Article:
Your housing association will ultimately make the decision on whether you’re eligible for the Right to Acquire scheme. If you are refused, they should provide you with a reason for the decision.
The Right to Acquire scheme is designed to help eligible social housing tenants buy their home at a discount. However, the discount available through this scheme is a one-time opportunity. Once you’ve used your Right to Acquire to purchase a property, you typically cannot use the scheme again to buy a different property.
If your application for Right to Acquire was unsuccessful for some reason (for example, because you were deemed ineligible or because your financial circumstances didn’t allow you to get a mortgage at that time), you may be able to apply again in the future, provided your situation changes in a way that meets the scheme’s eligibility criteria.
If you’re looking for help with Right to Acquire scheme mortgages, there are several resources available:
Mortgage Brokers: A mortgage broker can be a great resource. They have a good understanding of the mortgage market, and they can guide you towards lenders who offer Right to Acquire mortgages and help you understand what mortgage product might best suit your circumstances.
Housing Associations: Your housing association should be able to provide you with information about the Right to Acquire scheme and how you can apply.
Financial Advisors: A financial advisor can provide you with advice on how to finance your home purchase, including whether a Right to Acquire mortgage is the best choice for you.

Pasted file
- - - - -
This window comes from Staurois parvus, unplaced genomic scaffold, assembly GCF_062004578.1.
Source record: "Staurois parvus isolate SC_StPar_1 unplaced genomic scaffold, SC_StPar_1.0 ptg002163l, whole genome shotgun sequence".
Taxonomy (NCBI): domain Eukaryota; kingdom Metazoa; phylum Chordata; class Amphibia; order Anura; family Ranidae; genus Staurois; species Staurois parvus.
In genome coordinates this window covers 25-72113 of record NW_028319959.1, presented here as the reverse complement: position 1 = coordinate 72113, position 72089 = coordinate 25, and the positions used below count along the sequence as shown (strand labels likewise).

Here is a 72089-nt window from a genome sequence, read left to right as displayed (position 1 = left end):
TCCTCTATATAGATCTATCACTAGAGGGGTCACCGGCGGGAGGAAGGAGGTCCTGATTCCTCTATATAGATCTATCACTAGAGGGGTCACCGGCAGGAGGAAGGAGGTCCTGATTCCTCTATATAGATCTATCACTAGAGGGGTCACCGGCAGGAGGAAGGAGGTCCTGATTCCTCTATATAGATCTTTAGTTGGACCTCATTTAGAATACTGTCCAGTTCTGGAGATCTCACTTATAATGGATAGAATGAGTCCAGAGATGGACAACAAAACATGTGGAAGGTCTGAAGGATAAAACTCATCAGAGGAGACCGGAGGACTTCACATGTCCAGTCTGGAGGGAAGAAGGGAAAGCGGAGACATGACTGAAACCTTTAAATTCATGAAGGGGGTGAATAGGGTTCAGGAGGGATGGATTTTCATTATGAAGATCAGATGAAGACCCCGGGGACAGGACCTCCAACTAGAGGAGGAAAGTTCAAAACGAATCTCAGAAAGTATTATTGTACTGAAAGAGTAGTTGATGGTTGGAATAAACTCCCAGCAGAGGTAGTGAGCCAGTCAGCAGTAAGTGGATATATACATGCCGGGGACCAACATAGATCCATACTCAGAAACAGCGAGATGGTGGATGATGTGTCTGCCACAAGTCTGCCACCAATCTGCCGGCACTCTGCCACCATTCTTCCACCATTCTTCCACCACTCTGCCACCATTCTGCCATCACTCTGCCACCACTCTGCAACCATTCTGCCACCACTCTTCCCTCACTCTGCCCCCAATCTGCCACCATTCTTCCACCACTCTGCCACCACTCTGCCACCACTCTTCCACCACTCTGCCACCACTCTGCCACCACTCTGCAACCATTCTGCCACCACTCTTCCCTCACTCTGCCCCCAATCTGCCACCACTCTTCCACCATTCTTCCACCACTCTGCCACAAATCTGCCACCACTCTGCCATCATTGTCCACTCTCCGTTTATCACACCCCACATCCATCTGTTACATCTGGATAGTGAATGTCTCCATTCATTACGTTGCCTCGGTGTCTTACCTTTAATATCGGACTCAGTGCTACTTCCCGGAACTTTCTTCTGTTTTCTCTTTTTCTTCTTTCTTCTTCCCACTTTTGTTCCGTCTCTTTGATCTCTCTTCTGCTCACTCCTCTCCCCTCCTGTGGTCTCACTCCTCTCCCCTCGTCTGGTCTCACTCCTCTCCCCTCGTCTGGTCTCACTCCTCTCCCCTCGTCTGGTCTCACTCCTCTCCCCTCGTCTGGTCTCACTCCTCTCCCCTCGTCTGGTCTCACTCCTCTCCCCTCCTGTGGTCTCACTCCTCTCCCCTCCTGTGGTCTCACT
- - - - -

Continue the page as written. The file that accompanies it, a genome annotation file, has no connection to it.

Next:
Citizens Advice: The Citizens Advice Bureau provides free, confidential and impartial advice on a range of issues, including housing and mortgage matters.
Government Websites: The UK government’s website has a range of information about Right to Acquire and other housing schemes, including eligibility criteria and how to apply.
Legal Counsel: Depending on your circumstances, you might want to consult a legal professional to understand the contract and legal obligations of a Right to Acquire mortgage.
Yes, if you’re a tenant of a housing association property in England, you may be eligible to purchase your home under certain schemes such as the Right to Acquire or the Right to Buy schemes, subject to certain criteria.
These schemes have various eligibility criteria, and not all properties will be included. For instance, homes in designated rural areas and homes suitable for the elderly, disabled, or those with special needs may be excluded. Additionally, if you have rent arrears or are subject to bankruptcy proceedings, you may not be eligible.
The Right to Acquire scheme is intended for people who are looking to purchase their primary residence, i.e., the home they currently live in as tenants and plan to continue living in as owners.